When you consistently push the absolute limits of what is legally allowed, even if you do not intentionally violate the rules, you make it much more likely that you will unintentionally violate the rules. Perhaps that's what happened here. And if so, it has the potential to cast a shadow over the entire extraordinary career of perhaps the greatest American distance runner of all time.

This is not just about whether Salazar technically violated WADA rules—even as evidence is mounting that he may have done so. Nike needs to address the way the program dealt with supplements generally, even if it is true, as they claim, that no rules were ever violated.

Here’s what Nike needs to do:
  • It needs to suspend Alberto Salazar and Dr. Jeffrey Brown, effective immediately, pending the results of the USADA investigation.
  • It needs to hire an independent, third-party law firm to systematically review the way the company’s athletic programs handled supplements and prescriptions, to determine who knew what when, whether any abuses took place, and who is responsible. If they find fault, the company needs to create a series of recommendations to improve processes so this does not happen again.
Until Nike addresses this issue head on, all Oregon Project running performances will be under suspicion. Right now, the Oregon Project is synonymous with bending the rules and doping abuse. To the extent that there might be clean athletes in the program, this is not fair to them. To the extent that they aren’t clean, it isn’t fair to rest of the world.  


Either way, it’s past the point where Nike can pretend it’s not an issue. The longer Nike plays pretend, the more it starts to make sense to point fingers at not just Salazar or Brown, but at Nike on the whole, CEO Mark Parker, and the Company’s Board of Directors.

2 comments:

  1. Everything you say is painfully on point, but you're omitting one consideration. If you look at this not from the perspective of distance-running fans like us but from Nike's standpoint as a comprehensive sports giant, they have little impetus to say a damn thing about the NOP.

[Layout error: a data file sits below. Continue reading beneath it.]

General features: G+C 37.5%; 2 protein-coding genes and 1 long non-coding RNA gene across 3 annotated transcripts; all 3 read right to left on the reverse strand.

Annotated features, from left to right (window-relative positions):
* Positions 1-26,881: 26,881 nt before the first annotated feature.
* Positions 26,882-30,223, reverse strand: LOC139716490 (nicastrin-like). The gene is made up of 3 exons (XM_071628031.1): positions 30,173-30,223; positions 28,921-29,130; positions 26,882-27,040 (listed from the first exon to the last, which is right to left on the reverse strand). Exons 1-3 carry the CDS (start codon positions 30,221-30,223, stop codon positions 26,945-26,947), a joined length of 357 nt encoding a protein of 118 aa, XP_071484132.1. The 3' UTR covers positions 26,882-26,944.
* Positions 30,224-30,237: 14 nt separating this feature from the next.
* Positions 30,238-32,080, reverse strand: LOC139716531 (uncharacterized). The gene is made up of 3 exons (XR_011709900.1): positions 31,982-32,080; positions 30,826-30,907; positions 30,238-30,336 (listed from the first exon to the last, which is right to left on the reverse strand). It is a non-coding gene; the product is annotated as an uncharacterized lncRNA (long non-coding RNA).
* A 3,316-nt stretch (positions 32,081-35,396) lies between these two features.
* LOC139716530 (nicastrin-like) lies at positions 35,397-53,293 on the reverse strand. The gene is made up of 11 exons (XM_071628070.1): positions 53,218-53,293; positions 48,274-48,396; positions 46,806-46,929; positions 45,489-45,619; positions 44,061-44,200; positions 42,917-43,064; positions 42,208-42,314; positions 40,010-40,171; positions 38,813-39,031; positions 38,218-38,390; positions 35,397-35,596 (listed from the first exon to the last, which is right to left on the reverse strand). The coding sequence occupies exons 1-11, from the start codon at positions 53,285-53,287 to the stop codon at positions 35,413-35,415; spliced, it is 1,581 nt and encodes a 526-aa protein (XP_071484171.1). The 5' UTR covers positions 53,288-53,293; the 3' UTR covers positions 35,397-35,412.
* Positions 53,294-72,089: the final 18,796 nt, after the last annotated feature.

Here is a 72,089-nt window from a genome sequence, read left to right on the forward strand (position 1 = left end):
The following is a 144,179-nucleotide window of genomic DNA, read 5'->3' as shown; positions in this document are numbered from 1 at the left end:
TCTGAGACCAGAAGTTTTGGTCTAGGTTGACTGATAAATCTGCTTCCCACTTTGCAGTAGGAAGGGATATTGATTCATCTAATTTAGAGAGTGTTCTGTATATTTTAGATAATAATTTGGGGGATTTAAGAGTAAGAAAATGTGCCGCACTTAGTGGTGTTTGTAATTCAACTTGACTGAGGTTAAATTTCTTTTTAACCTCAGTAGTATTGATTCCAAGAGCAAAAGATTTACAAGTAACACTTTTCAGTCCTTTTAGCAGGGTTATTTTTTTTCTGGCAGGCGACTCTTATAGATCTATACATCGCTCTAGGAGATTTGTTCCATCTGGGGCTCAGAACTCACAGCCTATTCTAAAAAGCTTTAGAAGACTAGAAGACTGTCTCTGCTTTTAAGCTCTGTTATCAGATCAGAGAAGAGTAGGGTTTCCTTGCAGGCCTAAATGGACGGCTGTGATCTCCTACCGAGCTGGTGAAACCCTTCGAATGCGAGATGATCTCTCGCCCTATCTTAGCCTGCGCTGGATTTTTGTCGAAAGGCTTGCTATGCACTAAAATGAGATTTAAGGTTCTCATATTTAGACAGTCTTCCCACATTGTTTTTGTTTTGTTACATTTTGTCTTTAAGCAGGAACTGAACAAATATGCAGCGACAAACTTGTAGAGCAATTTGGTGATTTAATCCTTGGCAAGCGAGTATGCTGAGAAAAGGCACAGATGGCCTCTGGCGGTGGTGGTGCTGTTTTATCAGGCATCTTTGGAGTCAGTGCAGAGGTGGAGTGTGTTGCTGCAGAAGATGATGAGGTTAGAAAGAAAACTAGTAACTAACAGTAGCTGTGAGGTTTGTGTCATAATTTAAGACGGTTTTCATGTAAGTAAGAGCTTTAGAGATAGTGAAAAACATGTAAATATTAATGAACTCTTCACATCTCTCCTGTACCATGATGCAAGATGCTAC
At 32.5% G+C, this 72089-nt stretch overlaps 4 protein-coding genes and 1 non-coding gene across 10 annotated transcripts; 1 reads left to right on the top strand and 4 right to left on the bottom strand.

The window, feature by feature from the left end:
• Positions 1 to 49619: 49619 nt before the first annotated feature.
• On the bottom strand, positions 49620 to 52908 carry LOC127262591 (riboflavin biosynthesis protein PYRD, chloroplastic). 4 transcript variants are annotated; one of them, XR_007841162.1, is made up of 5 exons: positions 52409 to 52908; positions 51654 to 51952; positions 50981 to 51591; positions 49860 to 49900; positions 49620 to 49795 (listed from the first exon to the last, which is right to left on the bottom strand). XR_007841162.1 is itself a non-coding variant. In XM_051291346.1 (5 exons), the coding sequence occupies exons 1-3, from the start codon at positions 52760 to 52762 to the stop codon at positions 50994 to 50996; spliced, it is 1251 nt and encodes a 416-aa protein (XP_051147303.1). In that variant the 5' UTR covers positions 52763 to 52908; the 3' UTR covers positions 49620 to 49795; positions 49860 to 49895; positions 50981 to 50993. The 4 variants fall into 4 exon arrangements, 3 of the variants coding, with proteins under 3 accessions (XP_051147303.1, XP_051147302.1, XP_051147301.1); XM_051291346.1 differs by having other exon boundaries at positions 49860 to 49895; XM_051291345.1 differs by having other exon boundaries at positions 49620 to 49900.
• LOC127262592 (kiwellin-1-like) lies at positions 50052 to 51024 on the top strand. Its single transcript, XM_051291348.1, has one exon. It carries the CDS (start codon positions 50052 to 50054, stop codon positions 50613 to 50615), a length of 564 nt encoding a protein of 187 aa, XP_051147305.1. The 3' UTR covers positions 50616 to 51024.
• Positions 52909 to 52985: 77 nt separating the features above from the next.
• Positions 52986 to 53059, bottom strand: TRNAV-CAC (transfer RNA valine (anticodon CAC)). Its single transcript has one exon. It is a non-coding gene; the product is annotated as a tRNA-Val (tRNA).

Salazar's mini-mafia represents a small fraction of the company's visibility and utility. Sure, the NY Times has written a few interesting pieces, but in reality will Nike take a major image or profits hit if the NOP ultimately does collapse as a result of a formal and far-flung doping scandal? I doubt it -- and it would of course throw Salazar and his athletes under the bus and project the idea that he and a few other lower-level chemistry-happy employees and outsiders had gone rogue.

    Cycling's visibility in the U.S. isn't far ahead of distance running's in general, but Armstrong was a household name among not only sports fans but the entire citizenry. Did Armstrong's eventual fall from grace cost him? Mightily. Did it cost Nike? Evidently not. (I realize these two situations are not precisely analogous.)

    That said, I appreciate the insights and vigorous insistence that something needs to be done.

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  2. The NOP project literally has Nike's name on it, so to me they have much more responsibility here than they did with Armstrong. Of course, the CEO and board care much more about Nike's stock price than they care about any of this crap, but that's why it's so important to start shaming these people publicly. It's only when there is a critical mass of shame heaped on those responsible, and those enabling those responsible, that anything will be done about. Nike is openly perverting concepts of clean sport. They deserve to be called out on it.